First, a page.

|Cane as baton, wand|
This was the view from my bicycle seat as I came up on 121 Ave at 116 St this afternoon. The man with the cane had just used it as a baton to signal the driver of the left-turning automobile that it should flow across his path, leaving free his line to the opposite curb.
The van driver complied and combusted by me and out of view. The cane, it turned out, was also a wand.
|Cane as arm and hand|
The man took a step off the curb and started walking with a slow, jerky rhythm across the avenue. The snowflakes were so light they twirled up with the wind, seeming never to hit the pavement. The man turned his head to me. I said hello. He nodded and underlined his wordless greeting by lifting his left arm and waving the cane in my direction. The cane, it turned out, was also a kind of prosthetic and punctuation device.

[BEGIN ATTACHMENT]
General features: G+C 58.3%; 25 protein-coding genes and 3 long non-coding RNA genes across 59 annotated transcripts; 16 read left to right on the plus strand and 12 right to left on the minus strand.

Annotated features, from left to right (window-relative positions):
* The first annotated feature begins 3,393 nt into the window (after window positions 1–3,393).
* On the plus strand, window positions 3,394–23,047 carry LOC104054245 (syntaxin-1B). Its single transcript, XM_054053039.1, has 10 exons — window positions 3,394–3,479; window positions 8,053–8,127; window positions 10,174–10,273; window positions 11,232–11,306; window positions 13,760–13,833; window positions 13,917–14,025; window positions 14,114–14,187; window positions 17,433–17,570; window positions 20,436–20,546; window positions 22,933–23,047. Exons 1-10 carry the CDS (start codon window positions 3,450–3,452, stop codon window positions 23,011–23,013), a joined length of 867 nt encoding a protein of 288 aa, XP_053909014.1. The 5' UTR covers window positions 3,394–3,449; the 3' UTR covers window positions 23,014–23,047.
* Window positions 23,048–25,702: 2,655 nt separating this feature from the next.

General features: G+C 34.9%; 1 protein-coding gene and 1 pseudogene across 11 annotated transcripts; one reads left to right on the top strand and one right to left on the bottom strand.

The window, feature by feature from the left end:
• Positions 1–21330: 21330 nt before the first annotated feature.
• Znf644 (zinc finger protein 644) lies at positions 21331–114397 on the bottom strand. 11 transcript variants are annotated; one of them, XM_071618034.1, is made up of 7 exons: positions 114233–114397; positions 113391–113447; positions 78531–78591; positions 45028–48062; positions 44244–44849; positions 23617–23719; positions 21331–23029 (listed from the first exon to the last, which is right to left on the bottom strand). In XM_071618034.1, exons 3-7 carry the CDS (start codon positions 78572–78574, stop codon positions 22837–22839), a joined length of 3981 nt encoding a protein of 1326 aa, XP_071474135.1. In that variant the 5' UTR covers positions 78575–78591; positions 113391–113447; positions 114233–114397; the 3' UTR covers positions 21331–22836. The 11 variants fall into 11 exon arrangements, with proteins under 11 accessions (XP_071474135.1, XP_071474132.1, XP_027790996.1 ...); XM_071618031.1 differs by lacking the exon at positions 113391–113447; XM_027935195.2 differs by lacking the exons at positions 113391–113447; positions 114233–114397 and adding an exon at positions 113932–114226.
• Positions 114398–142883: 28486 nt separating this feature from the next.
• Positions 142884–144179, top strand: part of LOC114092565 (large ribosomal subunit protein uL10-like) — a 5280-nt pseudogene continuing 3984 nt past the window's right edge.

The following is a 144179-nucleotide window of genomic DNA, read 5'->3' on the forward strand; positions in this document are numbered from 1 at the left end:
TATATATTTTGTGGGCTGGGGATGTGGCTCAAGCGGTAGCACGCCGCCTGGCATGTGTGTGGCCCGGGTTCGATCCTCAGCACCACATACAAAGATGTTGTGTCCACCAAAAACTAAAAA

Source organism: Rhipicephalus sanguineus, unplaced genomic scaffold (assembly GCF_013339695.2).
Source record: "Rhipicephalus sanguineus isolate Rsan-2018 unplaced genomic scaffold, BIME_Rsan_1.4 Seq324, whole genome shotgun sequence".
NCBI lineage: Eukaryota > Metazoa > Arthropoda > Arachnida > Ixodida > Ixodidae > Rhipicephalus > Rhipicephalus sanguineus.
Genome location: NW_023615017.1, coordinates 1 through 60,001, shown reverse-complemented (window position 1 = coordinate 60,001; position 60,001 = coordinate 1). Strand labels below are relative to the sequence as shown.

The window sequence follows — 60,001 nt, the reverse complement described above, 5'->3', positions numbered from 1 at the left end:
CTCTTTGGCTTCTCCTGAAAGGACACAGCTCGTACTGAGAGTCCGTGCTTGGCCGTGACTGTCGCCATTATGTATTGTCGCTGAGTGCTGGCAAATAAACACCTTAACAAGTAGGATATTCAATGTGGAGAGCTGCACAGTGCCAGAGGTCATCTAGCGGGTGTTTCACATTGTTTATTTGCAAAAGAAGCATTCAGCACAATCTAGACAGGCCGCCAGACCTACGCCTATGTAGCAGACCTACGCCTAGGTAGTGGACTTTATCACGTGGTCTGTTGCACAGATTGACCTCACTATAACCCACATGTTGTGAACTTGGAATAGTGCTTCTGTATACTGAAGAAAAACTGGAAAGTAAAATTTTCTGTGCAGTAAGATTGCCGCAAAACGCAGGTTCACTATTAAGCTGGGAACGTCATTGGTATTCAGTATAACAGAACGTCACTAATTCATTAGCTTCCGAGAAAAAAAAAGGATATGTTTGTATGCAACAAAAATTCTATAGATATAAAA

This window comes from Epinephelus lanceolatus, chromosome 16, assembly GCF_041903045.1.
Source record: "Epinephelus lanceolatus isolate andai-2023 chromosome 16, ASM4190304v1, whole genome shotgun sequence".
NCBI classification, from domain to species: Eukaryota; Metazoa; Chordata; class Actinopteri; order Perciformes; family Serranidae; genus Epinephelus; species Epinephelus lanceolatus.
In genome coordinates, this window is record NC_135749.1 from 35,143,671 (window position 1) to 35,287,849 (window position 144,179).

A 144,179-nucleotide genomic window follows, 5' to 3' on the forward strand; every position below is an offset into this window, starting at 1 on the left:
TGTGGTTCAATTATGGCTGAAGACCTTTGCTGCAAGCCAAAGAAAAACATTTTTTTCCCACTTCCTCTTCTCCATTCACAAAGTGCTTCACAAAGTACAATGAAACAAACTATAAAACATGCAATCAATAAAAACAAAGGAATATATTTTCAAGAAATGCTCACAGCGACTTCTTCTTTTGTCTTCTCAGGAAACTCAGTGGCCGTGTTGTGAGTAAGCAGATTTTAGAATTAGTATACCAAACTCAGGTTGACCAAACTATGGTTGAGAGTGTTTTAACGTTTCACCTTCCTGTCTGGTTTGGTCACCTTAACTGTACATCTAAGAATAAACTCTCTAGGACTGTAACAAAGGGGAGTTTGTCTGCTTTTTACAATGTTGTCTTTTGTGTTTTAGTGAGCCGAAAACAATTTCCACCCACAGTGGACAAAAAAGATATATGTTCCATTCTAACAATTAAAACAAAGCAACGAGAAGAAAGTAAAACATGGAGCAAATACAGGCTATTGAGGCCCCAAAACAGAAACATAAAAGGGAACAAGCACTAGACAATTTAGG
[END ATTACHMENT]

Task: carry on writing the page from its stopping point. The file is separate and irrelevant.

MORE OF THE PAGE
|Cane as support|
Then the man again anchored the cane on the pavement and resumed his trip to the other side. One, two, three, one, two three. The cane, it turned out, was also a kind of accompaniment.